There is a well-documented history in Britain of the peacetime decline of brave soldiers (see the Daily Telegraph obituaries), chaps who had had “a good war” but who never quite settled afterwards. Leigh Fermor, with his innate restlessness and love of the high life, might have seemed a prime candidate for this fate on demobilisation. That he did not enter a serious decline may be attributed to two factors, first, that great staple the love of a good woman and second, his own very considerable literary talents, which given time and a huge level of patience on the part of both his partner (and much later wife), Joan Rayner, and his publisher, Jock Murray, did eventually flourish. Leigh Fermor produced three travel books and a short novel during the 1950s and another travel book in 1966. This did not bring in much money. Under the pressure of an obligation to support his elderly mother he considered – for the first time, it seems – “[taking] a regular job on some newspaper soon”. He was thirty-nine at the time ‑ and he did not give in.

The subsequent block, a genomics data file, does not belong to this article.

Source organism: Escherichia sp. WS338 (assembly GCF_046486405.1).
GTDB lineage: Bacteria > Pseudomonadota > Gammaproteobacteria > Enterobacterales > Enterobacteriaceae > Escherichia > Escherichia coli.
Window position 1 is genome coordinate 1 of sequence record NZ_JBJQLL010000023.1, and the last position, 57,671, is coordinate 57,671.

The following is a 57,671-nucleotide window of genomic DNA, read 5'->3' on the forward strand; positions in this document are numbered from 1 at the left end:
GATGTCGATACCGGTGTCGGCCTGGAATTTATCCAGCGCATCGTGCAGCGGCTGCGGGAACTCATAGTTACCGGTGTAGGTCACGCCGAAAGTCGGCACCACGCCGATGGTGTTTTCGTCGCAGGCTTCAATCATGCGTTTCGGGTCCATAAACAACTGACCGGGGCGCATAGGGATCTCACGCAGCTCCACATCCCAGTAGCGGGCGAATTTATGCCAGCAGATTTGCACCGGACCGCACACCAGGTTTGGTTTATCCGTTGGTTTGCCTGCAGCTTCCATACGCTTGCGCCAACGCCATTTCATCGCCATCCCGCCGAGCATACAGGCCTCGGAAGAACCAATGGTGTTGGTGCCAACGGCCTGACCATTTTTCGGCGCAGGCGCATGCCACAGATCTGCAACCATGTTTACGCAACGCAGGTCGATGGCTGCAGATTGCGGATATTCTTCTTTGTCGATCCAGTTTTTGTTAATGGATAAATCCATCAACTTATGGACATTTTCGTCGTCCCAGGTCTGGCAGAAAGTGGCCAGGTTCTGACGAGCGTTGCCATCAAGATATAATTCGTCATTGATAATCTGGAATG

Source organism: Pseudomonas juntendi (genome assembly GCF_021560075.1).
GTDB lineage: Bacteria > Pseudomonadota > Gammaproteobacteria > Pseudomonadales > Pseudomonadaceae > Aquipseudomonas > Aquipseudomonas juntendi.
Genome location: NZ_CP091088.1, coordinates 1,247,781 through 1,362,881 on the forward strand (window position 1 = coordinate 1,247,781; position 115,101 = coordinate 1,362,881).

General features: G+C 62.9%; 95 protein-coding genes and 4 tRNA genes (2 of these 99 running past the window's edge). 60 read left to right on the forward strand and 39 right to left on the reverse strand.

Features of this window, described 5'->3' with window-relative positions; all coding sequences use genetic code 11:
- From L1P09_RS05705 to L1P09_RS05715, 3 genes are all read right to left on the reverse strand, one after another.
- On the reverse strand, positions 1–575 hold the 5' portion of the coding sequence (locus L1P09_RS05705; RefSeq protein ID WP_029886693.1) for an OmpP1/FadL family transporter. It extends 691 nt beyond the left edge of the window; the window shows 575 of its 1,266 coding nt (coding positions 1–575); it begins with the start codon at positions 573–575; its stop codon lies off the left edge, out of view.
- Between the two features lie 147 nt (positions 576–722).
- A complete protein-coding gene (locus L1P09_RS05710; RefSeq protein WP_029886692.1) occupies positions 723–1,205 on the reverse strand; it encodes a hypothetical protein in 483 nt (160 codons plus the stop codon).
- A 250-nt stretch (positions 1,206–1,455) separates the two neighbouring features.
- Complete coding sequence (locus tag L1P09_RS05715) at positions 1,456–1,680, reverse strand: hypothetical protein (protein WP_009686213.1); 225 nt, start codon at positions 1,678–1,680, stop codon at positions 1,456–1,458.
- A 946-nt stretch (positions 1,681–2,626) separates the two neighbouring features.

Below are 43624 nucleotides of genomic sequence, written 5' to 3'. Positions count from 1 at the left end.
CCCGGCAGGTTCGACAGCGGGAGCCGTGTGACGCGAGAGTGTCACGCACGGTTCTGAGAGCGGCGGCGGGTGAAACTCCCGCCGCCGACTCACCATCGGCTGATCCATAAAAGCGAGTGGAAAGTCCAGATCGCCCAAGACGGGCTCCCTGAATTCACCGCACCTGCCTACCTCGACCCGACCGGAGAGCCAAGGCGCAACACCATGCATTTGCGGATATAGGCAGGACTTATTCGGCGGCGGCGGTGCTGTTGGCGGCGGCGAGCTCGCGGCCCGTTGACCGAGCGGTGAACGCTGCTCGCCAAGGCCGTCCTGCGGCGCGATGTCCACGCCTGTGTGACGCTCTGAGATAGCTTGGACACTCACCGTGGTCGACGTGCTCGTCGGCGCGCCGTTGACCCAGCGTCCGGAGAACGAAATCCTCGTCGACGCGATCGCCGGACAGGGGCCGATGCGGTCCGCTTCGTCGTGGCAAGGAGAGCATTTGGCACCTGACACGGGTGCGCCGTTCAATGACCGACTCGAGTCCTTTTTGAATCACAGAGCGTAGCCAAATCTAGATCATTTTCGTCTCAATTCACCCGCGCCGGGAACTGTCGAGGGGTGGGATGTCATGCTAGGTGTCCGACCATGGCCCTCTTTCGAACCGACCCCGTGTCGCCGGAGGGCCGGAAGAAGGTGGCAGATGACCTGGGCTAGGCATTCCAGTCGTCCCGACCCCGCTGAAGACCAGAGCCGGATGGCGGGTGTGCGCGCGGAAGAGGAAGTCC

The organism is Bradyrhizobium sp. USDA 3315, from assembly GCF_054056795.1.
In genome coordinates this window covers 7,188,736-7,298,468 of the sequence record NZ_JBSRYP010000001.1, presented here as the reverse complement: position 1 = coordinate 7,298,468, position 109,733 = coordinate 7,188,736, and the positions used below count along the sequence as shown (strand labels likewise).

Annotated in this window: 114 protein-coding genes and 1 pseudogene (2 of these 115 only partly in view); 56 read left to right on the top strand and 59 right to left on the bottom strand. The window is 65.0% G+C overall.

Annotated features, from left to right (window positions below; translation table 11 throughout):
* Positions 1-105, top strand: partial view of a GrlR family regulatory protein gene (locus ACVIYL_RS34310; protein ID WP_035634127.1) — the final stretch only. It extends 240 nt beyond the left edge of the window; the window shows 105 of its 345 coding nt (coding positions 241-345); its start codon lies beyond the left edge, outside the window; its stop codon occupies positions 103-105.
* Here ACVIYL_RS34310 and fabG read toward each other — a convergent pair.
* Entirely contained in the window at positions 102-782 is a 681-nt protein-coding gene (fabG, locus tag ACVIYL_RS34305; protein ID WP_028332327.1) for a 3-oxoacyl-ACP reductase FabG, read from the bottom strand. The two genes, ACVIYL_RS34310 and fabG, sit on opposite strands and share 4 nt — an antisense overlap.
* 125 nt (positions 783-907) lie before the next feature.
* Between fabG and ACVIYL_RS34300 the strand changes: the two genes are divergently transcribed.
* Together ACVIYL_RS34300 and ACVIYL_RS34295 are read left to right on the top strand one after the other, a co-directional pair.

It was a help that Joan had a regular allowance from her wealthy family (on the death of her mother in 1959 she was to inherit about two million pounds in today’s terms) and of course there were always friends. A visit to Ireland brought Leigh Fermor to Oonagh Oranmore and Browne’s house at Luggala and to Birr Castle, but a night at the Kildare Hunt Ball ended with a trip to a surgeon for stitches after he asked if it was true, as he had been told, that the “killing Kildares” were in the habit of buggering their foxes.